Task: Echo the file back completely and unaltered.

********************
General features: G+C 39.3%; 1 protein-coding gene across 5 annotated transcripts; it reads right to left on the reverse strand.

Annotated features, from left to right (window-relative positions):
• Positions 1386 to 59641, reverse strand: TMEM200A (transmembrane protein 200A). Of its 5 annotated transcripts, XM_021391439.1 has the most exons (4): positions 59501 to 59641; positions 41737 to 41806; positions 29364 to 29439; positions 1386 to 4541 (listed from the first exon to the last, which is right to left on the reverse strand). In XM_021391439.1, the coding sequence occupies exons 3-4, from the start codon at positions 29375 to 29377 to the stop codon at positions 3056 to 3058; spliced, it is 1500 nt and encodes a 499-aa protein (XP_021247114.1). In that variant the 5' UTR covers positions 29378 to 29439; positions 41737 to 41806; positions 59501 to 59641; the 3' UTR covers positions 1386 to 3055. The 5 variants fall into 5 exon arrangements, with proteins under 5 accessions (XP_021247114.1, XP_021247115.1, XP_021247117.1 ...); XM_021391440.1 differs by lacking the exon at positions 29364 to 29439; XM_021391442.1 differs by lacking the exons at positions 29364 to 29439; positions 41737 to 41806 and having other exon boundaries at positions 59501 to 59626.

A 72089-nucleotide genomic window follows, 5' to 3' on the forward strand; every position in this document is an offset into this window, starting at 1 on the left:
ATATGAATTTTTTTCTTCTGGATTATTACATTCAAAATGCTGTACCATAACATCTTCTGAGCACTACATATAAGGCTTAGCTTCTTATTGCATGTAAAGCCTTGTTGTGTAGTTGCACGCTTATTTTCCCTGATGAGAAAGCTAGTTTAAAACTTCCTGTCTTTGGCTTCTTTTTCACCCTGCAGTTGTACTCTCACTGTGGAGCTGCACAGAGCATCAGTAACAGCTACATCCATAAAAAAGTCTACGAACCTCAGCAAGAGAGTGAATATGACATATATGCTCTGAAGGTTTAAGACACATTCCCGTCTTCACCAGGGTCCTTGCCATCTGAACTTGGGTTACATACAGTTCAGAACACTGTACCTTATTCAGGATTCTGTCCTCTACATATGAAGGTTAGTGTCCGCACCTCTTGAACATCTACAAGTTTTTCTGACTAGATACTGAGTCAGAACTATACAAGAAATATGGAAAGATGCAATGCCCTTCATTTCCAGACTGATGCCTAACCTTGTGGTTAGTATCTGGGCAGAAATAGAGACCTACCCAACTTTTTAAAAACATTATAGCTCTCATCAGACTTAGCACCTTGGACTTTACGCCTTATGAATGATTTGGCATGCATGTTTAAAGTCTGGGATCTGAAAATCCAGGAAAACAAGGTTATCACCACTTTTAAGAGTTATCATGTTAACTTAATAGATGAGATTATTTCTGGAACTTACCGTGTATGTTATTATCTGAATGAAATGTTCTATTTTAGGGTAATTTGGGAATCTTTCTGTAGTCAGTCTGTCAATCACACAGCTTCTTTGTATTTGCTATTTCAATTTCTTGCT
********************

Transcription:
General features: G+C 39.3%; 1 protein-coding gene across 5 annotated transcripts; it reads right to left on the reverse strand.

Annotated features, from left to right (window-relative positions):
• Positions 1386 to 59641, reverse strand: TMEM200A (transmembrane protein 200A). Of its 5 annotated transcripts, XM_021391439.1 has the most exons (4): positions 59501 to 59641; positions 41737 to 41806; positions 29364 to 29439; positions 1386 to 4541 (listed from the first exon to the last, which is right to left on the reverse strand). In XM_021391439.1, the coding sequence occupies exons 3-4, from the start codon at positions 29375 to 29377 to the stop codon at positions 3056 to 3058; spliced, it is 1500 nt and encodes a 499-aa protein (XP_021247114.1). In that variant the 5' UTR covers positions 29378 to 29439; positions 41737 to 41806; positions 59501 to 59641; the 3' UTR covers positions 1386 to 3055. The 5 variants fall into 5 exon arrangements, with proteins under 5 accessions (XP_021247114.1, XP_021247115.1, XP_021247117.1 ...); XM_021391440.1 differs by lacking the exon at positions 29364 to 29439; XM_021391442.1 differs by lacking the exons at positions 29364 to 29439; positions 41737 to 41806 and having other exon boundaries at positions 59501 to 59626.

A 72089-nucleotide genomic window follows, 5' to 3' on the forward strand; every position in this document is an offset into this window, starting at 1 on the left:
ATATGAATTTTTTTCTTCTGGATTATTACATTCAAAATGCTGTACCATAACATCTTCTGAGCACTACATATAAGGCTTAGCTTCTTATTGCATGTAAAGCCTTGTTGTGTAGTTGCACGCTTATTTTCCCTGATGAGAAAGCTAGTTTAAAACTTCCTGTCTTTGGCTTCTTTTTCACCCTGCAGTTGTACTCTCACTGTGGAGCTGCACAGAGCATCAGTAACAGCTACATCCATAAAAAAGTCTACGAACCTCAGCAAGAGAGTGAATATGACATATATGCTCTGAAGGTTTAAGACACATTCCCGTCTTCACCAGGGTCCTTGCCATCTGAACTTGGGTTACATACAGTTCAGAACACTGTACCTTATTCAGGATTCTGTCCTCTACATATGAAGGTTAGTGTCCGCACCTCTTGAACATCTACAAGTTTTTCTGACTAGATACTGAGTCAGAACTATACAAGAAATATGGAAAGATGCAATGCCCTTCATTTCCAGACTGATGCCTAACCTTGTGGTTAGTATCTGGGCAGAAATAGAGACCTACCCAACTTTTTAAAAACATTATAGCTCTCATCAGACTTAGCACCTTGGACTTTACGCCTTATGAATGATTTGGCATGCATGTTTAAAGTCTGGGATCTGAAAATCCAGGAAAACAAGGTTATCACCACTTTTAAGAGTTATCATGTTAACTTAATAGATGAGATTATTTCTGGAACTTACCGTGTATGTTATTATCTGAATGAAATGTTCTATTTTAGGGTAATTTGGGAATCTTTCTGTAGTCAGTCTGTCAATCACACAGCTTCTTTGTATTTGCTATTTCAATTTCTTGCT